Chris Bowers says I’m wrong and progressives will keep trying to expand the size and scope of the welfare state after all. But I think his discussion illustrates the point I was trying to make, a point that perhaps wasn’t made clearly enough. Here’s Bowers:
However, despite these gains, it is premature to declare progressive fights to expand the social safety net over. As just one glaring example, in most states, people aged 27-64, and with an income over 133% of the poverty level, are not eligible to for public health insurance. Without even mentioning ongoing disparities in other areas of the social safety net, such as education funding, the lack of access to public health insurance is a pretty big doughnut hole to fill. [...]
Taking the long view, the fights against shrinking the social safety net, and the fights to expand it by closing the doughnut holes in those nets, will closely coincide. In particular, allowing everyone to purchase Medicare can become a means of putting the program on solid financial foot over the long-term. As such, expect struggles over whether to expand, or reduce, the size of Medicare to become the main framework for the next decade of debates over the size of the social safety net.
I think this is right. But this isn’t really a debate about the size and scope of the welfare state, it’s a debate about the mode of delivery of health care services. To take an example, it’s now completely uncontroversial that the government should provide for K-12 education for all American kids. But we still have very contentious debates about how public schools should be organized and operated, about the scope for public charter schools, about the idea of privatizing public education and just giving people vouchers to take to private schools, etc. These are important debates. But they’re not debates about whether or not kids should be sent to school.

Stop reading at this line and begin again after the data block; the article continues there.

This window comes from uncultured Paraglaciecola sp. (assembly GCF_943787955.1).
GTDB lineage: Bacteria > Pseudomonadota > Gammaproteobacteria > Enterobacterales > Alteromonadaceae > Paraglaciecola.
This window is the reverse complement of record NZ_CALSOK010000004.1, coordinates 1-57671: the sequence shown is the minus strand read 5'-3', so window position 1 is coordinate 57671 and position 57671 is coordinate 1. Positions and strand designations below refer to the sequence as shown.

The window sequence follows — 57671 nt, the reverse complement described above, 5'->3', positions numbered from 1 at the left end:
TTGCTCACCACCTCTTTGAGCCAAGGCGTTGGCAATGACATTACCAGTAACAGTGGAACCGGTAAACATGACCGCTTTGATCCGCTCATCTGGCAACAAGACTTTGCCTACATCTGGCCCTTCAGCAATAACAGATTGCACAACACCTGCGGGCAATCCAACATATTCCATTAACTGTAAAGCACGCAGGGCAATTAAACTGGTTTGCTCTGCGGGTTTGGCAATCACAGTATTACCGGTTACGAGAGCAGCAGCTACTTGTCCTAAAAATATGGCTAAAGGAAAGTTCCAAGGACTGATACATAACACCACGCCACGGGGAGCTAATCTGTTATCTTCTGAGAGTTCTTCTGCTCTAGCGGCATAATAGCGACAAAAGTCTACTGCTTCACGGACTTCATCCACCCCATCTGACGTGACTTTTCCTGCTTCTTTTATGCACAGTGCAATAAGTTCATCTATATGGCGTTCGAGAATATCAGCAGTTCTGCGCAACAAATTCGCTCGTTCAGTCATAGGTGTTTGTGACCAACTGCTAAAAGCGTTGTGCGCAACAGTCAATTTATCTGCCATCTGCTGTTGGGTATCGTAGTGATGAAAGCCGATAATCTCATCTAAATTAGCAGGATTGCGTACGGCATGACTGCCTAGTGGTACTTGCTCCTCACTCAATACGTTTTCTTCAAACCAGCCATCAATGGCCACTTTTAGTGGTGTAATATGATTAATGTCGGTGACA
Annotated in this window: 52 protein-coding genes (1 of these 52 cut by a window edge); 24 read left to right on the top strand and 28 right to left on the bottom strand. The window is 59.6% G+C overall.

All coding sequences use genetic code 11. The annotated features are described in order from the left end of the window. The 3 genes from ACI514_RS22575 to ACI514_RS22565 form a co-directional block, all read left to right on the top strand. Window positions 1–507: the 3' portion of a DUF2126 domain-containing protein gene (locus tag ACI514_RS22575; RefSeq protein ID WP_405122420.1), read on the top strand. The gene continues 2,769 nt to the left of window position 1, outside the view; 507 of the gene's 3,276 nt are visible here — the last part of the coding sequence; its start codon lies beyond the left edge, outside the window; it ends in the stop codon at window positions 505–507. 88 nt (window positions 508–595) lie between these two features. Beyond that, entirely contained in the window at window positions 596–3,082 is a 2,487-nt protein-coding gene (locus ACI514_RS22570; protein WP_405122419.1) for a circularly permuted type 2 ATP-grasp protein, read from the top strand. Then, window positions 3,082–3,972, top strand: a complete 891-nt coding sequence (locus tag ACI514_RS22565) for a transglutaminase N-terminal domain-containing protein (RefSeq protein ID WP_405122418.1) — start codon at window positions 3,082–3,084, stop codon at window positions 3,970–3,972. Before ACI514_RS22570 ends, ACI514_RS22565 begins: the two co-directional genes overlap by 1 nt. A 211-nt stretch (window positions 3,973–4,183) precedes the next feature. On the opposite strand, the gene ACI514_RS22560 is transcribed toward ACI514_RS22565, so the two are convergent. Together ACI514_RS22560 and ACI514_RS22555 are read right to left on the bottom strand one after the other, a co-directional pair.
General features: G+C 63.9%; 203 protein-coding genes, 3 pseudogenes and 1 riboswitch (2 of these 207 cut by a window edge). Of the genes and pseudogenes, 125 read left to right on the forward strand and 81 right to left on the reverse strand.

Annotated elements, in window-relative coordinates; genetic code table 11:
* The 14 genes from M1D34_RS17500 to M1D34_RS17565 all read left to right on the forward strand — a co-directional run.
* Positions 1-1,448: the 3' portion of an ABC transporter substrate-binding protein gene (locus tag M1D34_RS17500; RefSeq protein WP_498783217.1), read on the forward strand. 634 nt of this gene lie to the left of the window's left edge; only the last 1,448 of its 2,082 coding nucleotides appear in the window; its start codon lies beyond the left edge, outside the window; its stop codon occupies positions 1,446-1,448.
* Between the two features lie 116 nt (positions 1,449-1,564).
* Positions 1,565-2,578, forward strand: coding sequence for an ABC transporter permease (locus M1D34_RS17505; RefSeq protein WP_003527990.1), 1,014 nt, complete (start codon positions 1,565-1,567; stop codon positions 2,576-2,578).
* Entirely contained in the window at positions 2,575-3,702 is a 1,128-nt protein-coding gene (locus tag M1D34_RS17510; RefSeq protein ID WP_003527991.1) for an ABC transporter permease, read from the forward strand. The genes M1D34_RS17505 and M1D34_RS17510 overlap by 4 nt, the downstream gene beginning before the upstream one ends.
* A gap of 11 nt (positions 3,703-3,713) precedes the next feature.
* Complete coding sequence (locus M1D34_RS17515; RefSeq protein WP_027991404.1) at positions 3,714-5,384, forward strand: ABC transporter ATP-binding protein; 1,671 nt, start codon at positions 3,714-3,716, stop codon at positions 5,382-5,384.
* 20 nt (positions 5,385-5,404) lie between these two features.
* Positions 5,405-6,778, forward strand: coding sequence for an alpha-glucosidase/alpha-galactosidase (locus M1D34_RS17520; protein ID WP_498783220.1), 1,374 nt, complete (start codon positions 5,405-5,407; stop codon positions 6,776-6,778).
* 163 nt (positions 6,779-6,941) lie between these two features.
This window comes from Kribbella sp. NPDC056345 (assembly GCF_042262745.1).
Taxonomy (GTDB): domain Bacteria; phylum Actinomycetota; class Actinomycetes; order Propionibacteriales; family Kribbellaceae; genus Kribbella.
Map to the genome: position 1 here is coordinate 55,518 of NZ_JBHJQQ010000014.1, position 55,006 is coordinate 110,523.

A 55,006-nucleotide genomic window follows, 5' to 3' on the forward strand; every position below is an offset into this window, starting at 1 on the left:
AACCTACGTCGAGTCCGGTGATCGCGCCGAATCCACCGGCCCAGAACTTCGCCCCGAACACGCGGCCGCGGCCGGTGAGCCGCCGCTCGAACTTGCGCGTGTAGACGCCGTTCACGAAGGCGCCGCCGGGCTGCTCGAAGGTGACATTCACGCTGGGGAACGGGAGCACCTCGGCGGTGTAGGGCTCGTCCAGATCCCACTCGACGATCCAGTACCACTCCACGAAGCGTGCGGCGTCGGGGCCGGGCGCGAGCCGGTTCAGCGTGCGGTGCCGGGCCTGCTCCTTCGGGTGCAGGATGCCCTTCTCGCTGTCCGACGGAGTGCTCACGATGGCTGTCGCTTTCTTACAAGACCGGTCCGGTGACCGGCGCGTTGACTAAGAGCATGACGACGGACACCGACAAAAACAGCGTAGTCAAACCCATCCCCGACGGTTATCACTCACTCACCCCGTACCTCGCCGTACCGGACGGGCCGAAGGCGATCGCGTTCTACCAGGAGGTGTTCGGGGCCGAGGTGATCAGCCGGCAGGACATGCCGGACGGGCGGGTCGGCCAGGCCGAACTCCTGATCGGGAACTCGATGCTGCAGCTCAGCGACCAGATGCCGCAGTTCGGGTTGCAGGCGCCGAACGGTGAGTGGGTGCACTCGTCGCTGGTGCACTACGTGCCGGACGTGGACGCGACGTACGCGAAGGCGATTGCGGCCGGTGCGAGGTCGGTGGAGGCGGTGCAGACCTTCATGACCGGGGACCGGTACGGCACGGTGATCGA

Similarly, on the health care front I expect we’ll continue to see proposals to give under-65 Americans access to Medicare and we’ll also continue to see proposals to turn Medicare into a more means-tested or more voucherized system. But those would be different kinds of debates than the decades-long argument about whether or not everyone should be guaranteed access to affordable health insurance. For example, you could imagine a lot of important purely generational tensions. We’re going to set up a system in which Americans of all ages are guaranteed access to insurance, but senior citizens are treated much more generously than non-seniors. Is it crazy to imagine that in the future the Democrats, with younger constituents, will want to transfer some resources from old to young whereas the GOP with its older base will resist those moves?
We’re not looking at the end of contentious political debates by any means. We’ll keep arguing about the way our social programs should work. And we’ll argue about immigration, about environmental regulations, trade, etc.